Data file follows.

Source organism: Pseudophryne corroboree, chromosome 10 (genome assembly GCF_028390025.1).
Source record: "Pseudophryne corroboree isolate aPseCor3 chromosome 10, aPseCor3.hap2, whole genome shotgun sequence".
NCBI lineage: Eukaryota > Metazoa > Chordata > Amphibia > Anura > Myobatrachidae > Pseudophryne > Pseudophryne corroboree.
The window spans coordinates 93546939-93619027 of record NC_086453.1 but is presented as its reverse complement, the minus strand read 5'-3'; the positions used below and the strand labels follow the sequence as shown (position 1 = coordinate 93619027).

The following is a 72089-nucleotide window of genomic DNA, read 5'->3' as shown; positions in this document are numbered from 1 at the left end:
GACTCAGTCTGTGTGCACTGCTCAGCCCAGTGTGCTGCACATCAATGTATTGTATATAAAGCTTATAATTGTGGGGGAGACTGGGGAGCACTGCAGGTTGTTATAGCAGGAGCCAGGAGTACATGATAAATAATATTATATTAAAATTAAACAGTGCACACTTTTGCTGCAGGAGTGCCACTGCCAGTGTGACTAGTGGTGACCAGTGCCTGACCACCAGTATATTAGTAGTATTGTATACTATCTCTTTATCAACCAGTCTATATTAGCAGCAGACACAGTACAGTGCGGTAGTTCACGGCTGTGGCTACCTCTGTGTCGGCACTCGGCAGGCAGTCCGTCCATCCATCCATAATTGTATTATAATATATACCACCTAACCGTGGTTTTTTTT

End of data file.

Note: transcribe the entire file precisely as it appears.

Source organism: Pseudophryne corroboree, chromosome 10 (genome assembly GCF_028390025.1).
Source record: "Pseudophryne corroboree isolate aPseCor3 chromosome 10, aPseCor3.hap2, whole genome shotgun sequence".
NCBI lineage: Eukaryota > Metazoa > Chordata > Amphibia > Anura > Myobatrachidae > Pseudophryne > Pseudophryne corroboree.
The window spans coordinates 93546939-93619027 of record NC_086453.1 but is presented as its reverse complement, the minus strand read 5'-3'; the positions used below and the strand labels follow the sequence as shown (position 1 = coordinate 93619027).

The following is a 72089-nucleotide window of genomic DNA, read 5'->3' as shown; positions in this document are numbered from 1 at the left end:
GACTCAGTCTGTGTGCACTGCTCAGCCCAGTGTGCTGCACATCAATGTATTGTATATAAAGCTTATAATTGTGGGGGAGACTGGGGAGCACTGCAGGTTGTTATAGCAGGAGCCAGGAGTACATGATAAATAATATTATATTAAAATTAAACAGTGCACACTTTTGCTGCAGGAGTGCCACTGCCAGTGTGACTAGTGGTGACCAGTGCCTGACCACCAGTATATTAGTAGTATTGTATACTATCTCTTTATCAACCAGTCTATATTAGCAGCAGACACAGTACAGTGCGGTAGTTCACGGCTGTGGCTACCTCTGTGTCGGCACTCGGCAGGCAGTCCGTCCATCCATCCATAATTGTATTATAATATATACCACCTAACCGTGGTTTTTTTT